Italy was once the home of some of the greatest film directors in the world. Fellini is arguably up there with the greats, and the likes of Antonioni, Rossellini, Pasolini, Bertolucci, De Sica and Zeffirelli aren’t far behind. However, the crowning glory of Italian cinema is arguably Luchino Visconti’s The Leopard. The milanese made fourteen films over a period of three decades. One of his last was Conversation Piece.

Living a solitary life in his opulent Milan residence, a retired American professor (Burt Lancaster) wants nothing to do with people or the outside world. Then one day his peaceful life is shattered when a brash marchesa (Silvana Mangano) enters his life with her lover (Helmut Berger), daughter (Claudia Marsani) and her daughter’s boyfriend (Stefano Patrizi) . He is persuaded, in no uncertain terms, to rent them his upper floor of his home. As he’s drawn into their dramas the professor finds his tranquillity shattered.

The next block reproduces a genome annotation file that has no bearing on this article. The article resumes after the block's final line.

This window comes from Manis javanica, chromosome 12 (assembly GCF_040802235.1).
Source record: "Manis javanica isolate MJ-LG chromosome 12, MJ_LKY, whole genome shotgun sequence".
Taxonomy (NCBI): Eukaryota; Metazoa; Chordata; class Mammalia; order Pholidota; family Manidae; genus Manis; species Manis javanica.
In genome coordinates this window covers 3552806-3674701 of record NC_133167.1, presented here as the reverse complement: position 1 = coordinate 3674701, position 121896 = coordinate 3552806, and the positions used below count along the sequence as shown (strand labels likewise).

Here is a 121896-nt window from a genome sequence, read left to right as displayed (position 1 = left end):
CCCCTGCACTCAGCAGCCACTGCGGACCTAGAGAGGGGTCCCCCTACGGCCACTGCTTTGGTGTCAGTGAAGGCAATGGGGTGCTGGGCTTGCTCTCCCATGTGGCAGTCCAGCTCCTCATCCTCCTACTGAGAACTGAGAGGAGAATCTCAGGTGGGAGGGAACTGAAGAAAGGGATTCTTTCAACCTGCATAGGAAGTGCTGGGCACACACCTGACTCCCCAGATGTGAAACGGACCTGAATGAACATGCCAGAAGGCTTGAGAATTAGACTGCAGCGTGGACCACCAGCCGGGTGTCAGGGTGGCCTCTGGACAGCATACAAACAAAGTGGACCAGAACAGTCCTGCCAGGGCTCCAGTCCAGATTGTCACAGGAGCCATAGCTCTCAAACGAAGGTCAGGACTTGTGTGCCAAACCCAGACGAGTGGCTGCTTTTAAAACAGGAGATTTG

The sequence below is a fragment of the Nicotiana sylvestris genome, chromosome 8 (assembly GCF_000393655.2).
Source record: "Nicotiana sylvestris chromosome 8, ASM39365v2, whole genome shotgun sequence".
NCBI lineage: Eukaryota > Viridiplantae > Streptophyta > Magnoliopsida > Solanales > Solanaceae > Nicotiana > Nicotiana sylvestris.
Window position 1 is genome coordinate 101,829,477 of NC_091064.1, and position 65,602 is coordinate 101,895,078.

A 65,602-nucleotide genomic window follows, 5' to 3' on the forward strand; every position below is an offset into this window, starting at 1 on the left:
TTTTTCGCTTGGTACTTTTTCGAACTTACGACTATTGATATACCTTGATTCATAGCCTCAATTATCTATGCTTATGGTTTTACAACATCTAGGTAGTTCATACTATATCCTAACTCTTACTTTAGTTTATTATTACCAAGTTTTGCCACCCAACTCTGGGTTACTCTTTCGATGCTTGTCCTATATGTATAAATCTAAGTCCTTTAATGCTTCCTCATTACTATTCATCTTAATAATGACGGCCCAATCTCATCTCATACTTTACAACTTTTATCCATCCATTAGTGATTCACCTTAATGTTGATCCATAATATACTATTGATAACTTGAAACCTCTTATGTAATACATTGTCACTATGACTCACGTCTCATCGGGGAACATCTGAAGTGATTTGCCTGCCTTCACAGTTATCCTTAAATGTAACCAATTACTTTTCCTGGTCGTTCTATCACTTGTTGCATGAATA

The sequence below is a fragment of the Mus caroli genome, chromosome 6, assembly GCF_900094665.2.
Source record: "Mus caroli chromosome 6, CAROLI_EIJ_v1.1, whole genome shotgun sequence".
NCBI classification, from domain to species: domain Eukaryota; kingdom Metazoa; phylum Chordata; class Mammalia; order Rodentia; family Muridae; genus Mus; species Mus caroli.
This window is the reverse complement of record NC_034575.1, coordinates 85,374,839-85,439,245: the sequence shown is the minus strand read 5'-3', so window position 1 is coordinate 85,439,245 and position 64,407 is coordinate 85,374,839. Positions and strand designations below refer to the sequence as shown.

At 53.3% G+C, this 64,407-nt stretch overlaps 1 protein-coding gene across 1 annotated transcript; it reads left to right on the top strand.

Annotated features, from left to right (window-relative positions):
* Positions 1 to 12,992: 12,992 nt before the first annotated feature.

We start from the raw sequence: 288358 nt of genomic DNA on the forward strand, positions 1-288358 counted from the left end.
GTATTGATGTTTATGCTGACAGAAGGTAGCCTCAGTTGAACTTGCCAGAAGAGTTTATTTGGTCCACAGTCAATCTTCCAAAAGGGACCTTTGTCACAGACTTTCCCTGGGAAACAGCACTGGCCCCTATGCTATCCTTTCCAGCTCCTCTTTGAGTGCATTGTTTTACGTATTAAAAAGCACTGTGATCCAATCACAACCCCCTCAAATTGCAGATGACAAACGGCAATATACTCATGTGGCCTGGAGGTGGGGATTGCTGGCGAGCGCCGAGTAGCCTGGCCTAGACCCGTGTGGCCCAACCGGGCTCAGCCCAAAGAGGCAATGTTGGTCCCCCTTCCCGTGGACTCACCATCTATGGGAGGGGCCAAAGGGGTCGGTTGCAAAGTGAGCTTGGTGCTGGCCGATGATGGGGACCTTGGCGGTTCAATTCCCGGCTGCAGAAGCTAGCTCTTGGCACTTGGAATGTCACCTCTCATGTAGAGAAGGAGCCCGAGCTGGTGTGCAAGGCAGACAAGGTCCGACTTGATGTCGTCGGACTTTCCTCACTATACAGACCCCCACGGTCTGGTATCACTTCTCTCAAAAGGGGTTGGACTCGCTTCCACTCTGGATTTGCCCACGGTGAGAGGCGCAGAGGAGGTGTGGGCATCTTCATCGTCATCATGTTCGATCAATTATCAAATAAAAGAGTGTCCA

Whilst Conversation Piece is not Visconti at his best, it’s still a fascinating cinematic work laced with intrigue and political undertones. The film was made two years after the director was left semi-paralysed by a stroke, but he’d lost none of his bite. The title itself refers to 18th century English paintings which depict informal group portraits. Visconti riffs on this, delving into the dynamic between the characters; exposing their flaws and weaknesses.

Special Features:

  • 1080p transfer of the film from a brand new 2K restoration
  • Features both the original English language soundtrack and the Italian dub track that was produced at the same time
  • Optional English SDH (for the English track) and optional English subtitles for the Italian track
  • Interview with critic and screenwriter Alessandro Bencivenni
  • Trailer
  • PLUS: Booklet featuring a new essay by Pasquale Iannone.

Conversation Piece is released on dual format Blu-ray and DVD by Eureka Entertainment as part of their Masters of Cinema collection on Monday.